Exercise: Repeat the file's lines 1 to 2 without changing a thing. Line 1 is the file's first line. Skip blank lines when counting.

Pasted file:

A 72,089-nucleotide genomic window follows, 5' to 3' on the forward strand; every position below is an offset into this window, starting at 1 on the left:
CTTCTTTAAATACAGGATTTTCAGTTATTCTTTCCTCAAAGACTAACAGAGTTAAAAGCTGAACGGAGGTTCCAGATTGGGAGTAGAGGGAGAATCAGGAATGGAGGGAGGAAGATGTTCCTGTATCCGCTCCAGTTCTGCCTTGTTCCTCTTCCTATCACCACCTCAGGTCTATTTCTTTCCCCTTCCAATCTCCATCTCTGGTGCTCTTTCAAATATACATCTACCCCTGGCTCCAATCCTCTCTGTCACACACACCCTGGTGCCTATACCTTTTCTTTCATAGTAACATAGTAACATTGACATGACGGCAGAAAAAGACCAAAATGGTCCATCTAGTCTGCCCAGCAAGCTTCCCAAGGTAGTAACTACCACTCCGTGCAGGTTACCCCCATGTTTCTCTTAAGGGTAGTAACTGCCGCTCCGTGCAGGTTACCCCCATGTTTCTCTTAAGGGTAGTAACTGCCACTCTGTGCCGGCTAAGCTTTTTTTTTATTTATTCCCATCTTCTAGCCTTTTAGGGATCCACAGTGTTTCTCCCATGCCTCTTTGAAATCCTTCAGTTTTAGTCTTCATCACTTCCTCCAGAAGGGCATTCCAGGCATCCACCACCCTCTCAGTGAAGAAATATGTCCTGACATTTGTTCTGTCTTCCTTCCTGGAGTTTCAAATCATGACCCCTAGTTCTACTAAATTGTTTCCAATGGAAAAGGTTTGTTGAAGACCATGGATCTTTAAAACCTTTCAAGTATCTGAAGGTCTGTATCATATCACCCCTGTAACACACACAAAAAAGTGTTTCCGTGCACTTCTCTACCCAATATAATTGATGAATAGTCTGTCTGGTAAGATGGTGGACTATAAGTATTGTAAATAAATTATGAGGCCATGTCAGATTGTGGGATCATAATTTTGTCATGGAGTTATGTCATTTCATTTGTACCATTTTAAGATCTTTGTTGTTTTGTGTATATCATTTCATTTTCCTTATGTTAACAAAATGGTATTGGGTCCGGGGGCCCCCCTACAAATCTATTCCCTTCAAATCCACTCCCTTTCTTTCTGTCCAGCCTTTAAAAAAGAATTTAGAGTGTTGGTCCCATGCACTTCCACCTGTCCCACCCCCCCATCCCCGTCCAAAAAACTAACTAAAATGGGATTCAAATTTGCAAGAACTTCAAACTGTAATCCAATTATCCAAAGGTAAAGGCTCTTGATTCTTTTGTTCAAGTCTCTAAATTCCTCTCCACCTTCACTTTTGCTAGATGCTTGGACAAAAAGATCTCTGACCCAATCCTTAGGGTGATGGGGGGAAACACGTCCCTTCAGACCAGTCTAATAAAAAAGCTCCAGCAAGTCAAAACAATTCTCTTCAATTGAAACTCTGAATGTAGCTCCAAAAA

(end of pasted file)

A 72,089-nucleotide genomic window follows, 5' to 3' on the forward strand; every position below is an offset into this window, starting at 1 on the left:
CTTCTTTAAATACAGGATTTTCAGTTATTCTTTCCTCAAAGACTAACAGAGTTAAAAGCTGAACGGAGGTTCCAGATTGGGAGTAGAGGGAGAATCAGGAATGGAGGGAGGAAGATGTTCCTGTATCCGCTCCAGTTCTGCCTTGTTCCTCTTCCTATCACCACCTCAGGTCTATTTCTTTCCCCTTCCAATCTCCATCTCTGGTGCTCTTTCAAATATACATCTACCCCTGGCTCCAATCCTCTCTGTCACACACACCCTGGTGCCTATACCTTTTCTTTCATAGTAACATAGTAACATTGACATGACGGCAGAAAAAGACCAAAATGGTCCATCTAGTCTGCCCAGCAAGCTTCCCAAGGTAGTAACTACCACTCCGTGCAGGTTACCCCCATGTTTCTCTTAAGGGTAGTAACTGCCGCTCCGTGCAGGTTACCCCCATGTTTCTCTTAAGGGTAGTAACTGCCACTCTGTGCCGGCTAAGCTTTTTTTTTATTTATTCCCATCTTCTAGCCTTTTAGGGATCCACAGTGTTTCTCCCATGCCTCTTTGAAATCCTTCAGTTTTAGTCTTCATCACTTCCTCCAGAAGGGCATTCCAGGCATCCACCACCCTCTCAGTGAAGAAATATGTCCTGACATTTGTTCTGTCTTCCTTCCTGGAGTTTCAAATCATGACCCCTAGTTCTACTAAATTGTTTCCAATGGAAAAGGTTTGTTGAAGACCATGGATCTTTAAAACCTTTCAAGTATCTGAAGGTCTGTATCATATCACCCCTGTAACACACACAAAAAAGTGTTTCCGTGCACTTCTCTACCCAATATAATTGATGAATAGTCTGTCTGGTAAGATGGTGGACTATAAGTATTGTAAATAAATTATGAGGCCATGTCAGATTGTGGGATCATAATTTTGTCATGGAGTTATGTCATTTCATTTGTACCATTTTAAGATCTTTGTTGTTTTGTGTATATCATTTCATTTTCCTTATGTTAACAAAATGGTATTGGGTCCGGGGGCCCCCCTACAAATCTATTCCCTTCAAATCCACTCCCTTTCTTTCTGTCCAGCCTTTAAAAAAGAATTTAGAGTGTTGGTCCCATGCACTTCCACCTGTCCCACCCCCCCATCCCCGTCCAAAAAACTAACTAAAATGGGATTCAAATTTGCAAGAACTTCAAACTGTAATCCAATTATCCAAAGGTAAAGGCTCTTGATTCTTTTGTTCAAGTCTCTAAATTCCTCTCCACCTTCACTTTTGCTAGATGCTTGGACAAAAAGATCTCTGACCCAATCCTTAGGGTGATGGGGGGAAACACGTCCCTTCAGACCAGTCTAATAAAAAAGCTCCAGCAAGTCAAAACAATTCTCTTCAATTGAAACTCTGAATGTAGCTCCAAAAA